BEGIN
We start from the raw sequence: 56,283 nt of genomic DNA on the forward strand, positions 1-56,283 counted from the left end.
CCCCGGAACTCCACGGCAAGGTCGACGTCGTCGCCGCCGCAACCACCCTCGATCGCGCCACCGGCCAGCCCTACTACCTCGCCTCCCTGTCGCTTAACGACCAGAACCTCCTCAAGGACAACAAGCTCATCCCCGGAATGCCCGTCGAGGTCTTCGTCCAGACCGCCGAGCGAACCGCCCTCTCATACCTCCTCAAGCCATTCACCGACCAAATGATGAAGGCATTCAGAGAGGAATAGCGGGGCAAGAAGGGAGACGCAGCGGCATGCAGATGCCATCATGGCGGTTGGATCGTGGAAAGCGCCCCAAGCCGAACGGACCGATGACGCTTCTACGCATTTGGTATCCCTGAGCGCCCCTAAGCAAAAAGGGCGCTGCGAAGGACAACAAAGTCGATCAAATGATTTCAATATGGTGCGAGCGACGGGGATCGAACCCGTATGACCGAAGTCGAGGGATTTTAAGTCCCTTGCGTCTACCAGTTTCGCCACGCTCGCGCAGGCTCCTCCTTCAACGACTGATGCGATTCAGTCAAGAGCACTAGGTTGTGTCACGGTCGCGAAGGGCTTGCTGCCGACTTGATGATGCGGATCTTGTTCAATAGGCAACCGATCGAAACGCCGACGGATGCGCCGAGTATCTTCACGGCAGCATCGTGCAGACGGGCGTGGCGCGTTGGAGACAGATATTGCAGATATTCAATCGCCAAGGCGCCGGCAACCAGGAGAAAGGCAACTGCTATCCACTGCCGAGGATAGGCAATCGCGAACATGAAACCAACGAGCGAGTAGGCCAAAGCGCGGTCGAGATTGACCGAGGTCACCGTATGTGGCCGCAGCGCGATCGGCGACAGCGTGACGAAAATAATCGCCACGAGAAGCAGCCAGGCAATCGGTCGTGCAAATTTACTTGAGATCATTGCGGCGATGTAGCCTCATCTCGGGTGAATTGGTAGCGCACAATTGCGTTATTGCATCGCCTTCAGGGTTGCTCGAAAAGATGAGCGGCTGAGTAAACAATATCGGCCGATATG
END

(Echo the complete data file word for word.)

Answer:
We start from the raw sequence: 56,283 nt of genomic DNA on the forward strand, positions 1-56,283 counted from the left end.
CCCCGGAACTCCACGGCAAGGTCGACGTCGTCGCCGCCGCAACCACCCTCGATCGCGCCACCGGCCAGCCCTACTACCTCGCCTCCCTGTCGCTTAACGACCAGAACCTCCTCAAGGACAACAAGCTCATCCCCGGAATGCCCGTCGAGGTCTTCGTCCAGACCGCCGAGCGAACCGCCCTCTCATACCTCCTCAAGCCATTCACCGACCAAATGATGAAGGCATTCAGAGAGGAATAGCGGGGCAAGAAGGGAGACGCAGCGGCATGCAGATGCCATCATGGCGGTTGGATCGTGGAAAGCGCCCCAAGCCGAACGGACCGATGACGCTTCTACGCATTTGGTATCCCTGAGCGCCCCTAAGCAAAAAGGGCGCTGCGAAGGACAACAAAGTCGATCAAATGATTTCAATATGGTGCGAGCGACGGGGATCGAACCCGTATGACCGAAGTCGAGGGATTTTAAGTCCCTTGCGTCTACCAGTTTCGCCACGCTCGCGCAGGCTCCTCCTTCAACGACTGATGCGATTCAGTCAAGAGCACTAGGTTGTGTCACGGTCGCGAAGGGCTTGCTGCCGACTTGATGATGCGGATCTTGTTCAATAGGCAACCGATCGAAACGCCGACGGATGCGCCGAGTATCTTCACGGCAGCATCGTGCAGACGGGCGTGGCGCGTTGGAGACAGATATTGCAGATATTCAATCGCCAAGGCGCCGGCAACCAGGAGAAAGGCAACTGCTATCCACTGCCGAGGATAGGCAATCGCGAACATGAAACCAACGAGCGAGTAGGCCAAAGCGCGGTCGAGATTGACCGAGGTCACCGTATGTGGCCGCAGCGCGATCGGCGACAGCGTGACGAAAATAATCGCCACGAGAAGCAGCCAGGCAATCGGTCGTGCAAATTTACTTGAGATCATTGCGGCGATGTAGCCTCATCTCGGGTGAATTGGTAGCGCACAATTGCGTTATTGCATCGCCTTCAGGGTTGCTCGAAAAGATGAGCGGCTGAGTAAACAATATCGGCCGATATG